There is, in Scotland, a little island called Ulva, one of 790 Scottish islands, almost all very beautiful. Most are situated in four archipelagos, but there are also groups of islands in the estuaries and in the many fresh water lochs (the Scottish word for ‘lakes’). Only about 100 are inhabited, because of the lack of services such as post, health centers and schools.
Ulva was put up for sale in July 2017 for £4,250,000 (4,770,000 euros), by a member of the aristocratic family to which the island had belonged for many decades. He was the 6th of the surviving inhabitants of Ulva. When rich magnates from Russia or the Middle East landed by helicopter on their island, the other 5 inhabitants feared they would see it fall into foreign hands and that their way of life would come to an end.
They therefore decided to buy the island themselves.
Having formed their own local organisation, they made use of the law granting them the right of first refusal.
Passed by the nationalist government of Nicola Sturgeon, this law gives local communities the right to make the first reasonable offer, which must be given serious consideration, in every case of sale of private land. This law is very popular, in a region where half of all properties belong to 500 people. Many of these landowners own castles and vast rural properties, but don’t live there. When the sale was launched, the owner, Jamie Howard, had described it as “one of the most beautiful islands of North Europe”. The little island of Ulva, with its own immaculate beaches and also views of the mountain Ben More and the spectacular waterfall Eas Fors on the neighboring island of Mull, is indeed an idyllic place, a Scottish jewel.
At its peak, this island had more than 800 inhabitants. Its decline began in the 18th century, when the landowners carried out mass evictions of tenant farmers to transform their fields into pasture for sheep. A good number left at this time for Australia and Canada. Having become owners of the island, the local organisation began to do everything possible for its ‘social and economic development’ and its ‘re-population’. They are inspired by the example of the neighbouring island of Eigg, bought by its inhabitants in 1997, after a series of capricious owners. Since then, its population has almost doubled; the island possesses its own network of renewable energy, a fast internet connection and a music festival.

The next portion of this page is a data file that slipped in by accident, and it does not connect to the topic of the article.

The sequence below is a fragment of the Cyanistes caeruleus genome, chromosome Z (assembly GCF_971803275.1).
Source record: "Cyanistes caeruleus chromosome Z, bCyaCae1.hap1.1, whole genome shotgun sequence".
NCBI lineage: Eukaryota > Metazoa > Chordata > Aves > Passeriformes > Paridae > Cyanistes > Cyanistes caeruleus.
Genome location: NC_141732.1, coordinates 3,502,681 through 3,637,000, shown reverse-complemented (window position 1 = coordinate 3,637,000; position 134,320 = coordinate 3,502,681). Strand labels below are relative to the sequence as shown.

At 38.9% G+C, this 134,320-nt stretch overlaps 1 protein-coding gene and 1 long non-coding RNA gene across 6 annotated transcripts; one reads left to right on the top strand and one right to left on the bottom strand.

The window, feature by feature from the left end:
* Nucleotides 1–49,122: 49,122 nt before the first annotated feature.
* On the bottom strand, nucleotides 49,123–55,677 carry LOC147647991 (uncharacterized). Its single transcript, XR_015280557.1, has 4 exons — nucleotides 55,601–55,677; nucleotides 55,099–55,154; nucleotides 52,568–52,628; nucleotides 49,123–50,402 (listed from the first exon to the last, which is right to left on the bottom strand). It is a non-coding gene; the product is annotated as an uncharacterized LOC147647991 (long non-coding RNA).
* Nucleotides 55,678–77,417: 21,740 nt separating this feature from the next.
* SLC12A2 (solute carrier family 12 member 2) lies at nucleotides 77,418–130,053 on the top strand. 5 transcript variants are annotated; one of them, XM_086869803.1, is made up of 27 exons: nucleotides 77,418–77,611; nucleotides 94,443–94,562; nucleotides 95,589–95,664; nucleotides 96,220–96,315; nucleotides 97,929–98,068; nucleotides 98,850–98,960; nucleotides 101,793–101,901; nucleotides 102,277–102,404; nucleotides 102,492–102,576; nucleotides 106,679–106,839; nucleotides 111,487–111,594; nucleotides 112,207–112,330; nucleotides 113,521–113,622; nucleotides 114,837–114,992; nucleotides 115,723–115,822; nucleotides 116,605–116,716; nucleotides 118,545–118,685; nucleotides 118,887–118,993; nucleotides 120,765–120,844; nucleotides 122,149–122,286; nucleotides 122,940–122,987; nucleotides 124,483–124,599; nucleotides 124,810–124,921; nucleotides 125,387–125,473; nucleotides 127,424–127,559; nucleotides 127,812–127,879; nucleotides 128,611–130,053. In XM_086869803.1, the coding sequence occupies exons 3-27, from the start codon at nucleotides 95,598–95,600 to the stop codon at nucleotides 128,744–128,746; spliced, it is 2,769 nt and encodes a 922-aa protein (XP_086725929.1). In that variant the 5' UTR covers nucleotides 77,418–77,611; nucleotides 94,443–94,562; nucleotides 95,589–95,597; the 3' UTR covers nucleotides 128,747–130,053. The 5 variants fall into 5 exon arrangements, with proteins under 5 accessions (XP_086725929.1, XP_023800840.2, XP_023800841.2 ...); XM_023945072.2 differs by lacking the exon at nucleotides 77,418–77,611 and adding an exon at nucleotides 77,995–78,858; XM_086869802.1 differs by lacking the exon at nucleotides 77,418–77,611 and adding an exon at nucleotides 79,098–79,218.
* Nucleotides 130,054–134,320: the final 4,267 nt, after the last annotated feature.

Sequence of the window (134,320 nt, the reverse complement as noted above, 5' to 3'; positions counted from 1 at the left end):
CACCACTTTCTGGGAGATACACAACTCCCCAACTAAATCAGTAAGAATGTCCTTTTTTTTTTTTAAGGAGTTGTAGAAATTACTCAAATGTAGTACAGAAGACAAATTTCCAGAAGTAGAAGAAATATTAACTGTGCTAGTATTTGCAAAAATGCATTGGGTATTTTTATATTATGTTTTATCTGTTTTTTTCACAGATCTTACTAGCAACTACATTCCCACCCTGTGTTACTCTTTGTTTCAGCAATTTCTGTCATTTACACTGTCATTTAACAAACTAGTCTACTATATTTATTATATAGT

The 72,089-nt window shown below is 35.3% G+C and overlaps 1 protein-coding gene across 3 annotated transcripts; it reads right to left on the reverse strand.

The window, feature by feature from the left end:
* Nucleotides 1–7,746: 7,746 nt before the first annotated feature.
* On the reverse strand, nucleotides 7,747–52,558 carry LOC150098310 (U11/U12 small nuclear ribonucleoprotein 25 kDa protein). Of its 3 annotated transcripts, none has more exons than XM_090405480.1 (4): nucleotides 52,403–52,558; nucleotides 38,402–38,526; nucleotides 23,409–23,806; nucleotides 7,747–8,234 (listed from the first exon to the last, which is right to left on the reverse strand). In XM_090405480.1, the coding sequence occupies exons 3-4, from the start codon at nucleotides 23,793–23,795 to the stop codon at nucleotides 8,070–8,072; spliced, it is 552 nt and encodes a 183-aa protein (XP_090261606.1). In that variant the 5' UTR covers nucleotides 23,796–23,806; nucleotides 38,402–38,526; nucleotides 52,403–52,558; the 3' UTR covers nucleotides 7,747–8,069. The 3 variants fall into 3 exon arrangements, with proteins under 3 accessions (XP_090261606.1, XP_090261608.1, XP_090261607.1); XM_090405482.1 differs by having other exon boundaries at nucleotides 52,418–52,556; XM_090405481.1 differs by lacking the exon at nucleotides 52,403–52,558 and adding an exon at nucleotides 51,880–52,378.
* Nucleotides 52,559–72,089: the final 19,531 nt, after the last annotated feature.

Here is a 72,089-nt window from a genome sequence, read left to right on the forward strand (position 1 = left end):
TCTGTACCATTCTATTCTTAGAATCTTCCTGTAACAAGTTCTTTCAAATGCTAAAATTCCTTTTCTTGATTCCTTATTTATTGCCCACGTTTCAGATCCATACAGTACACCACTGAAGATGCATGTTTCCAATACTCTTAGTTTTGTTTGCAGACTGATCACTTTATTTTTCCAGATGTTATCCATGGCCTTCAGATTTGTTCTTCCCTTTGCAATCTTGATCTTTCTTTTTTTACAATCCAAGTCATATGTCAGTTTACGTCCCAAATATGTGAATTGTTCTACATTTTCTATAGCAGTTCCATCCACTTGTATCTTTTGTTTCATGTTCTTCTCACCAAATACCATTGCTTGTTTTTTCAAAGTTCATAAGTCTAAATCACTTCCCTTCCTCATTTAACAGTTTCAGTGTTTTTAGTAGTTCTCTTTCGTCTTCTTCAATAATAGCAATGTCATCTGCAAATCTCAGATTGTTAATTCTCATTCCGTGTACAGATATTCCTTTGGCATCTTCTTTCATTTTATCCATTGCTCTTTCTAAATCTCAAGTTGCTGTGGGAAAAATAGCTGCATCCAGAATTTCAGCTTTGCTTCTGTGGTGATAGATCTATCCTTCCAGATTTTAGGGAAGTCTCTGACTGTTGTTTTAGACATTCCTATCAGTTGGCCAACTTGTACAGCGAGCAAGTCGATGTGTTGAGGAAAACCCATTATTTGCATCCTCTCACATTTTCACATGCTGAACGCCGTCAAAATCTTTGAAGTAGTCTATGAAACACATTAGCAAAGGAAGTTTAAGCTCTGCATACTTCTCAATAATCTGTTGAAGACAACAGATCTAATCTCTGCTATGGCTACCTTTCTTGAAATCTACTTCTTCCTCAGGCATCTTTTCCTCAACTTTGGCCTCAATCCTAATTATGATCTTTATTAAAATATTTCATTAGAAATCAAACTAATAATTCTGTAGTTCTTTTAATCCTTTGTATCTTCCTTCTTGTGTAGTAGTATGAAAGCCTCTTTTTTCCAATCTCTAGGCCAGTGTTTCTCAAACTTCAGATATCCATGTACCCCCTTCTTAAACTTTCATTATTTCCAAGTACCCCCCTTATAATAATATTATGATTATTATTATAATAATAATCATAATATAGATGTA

Scotland is one of the rare countries in which the population has remained stable for 100 years. She has never recovered completely from the First World War when she lost a greater percentage of her men than any other combatant country. You can see everywhere in the country war memorials with long lists of names of those fallen. Perhaps that partially explains why immigrants are quite welcome here and why Scotland voted massively against Brexit. All of that makes more realistic the dream of the new owners: “When we take control, our immediate priority will be to renew the houses. We have also always said that a priority would be the re-population of the island,” they explain.
The island was bought “at a price fixed by an independent evaluation ordered by the Scottish Government,” says the organisation, which managed to raise the funds thanks to a subsidy from the Scottish Government and donations from 500 people. The inhabitants have been pleasantly surprised by the support they have received not only locally but also from abroad. “We have received donations from people who have never set foot in Scotland but who support the property reform,” the group said.” For our community, it is hardly credible!” When a people is proud of its national inheritance, its capacity to defend itself and to take on independence almost always succeeds.
John Paul Pezzi, mccj
VIVAT International NGO,
with consultative special status at UN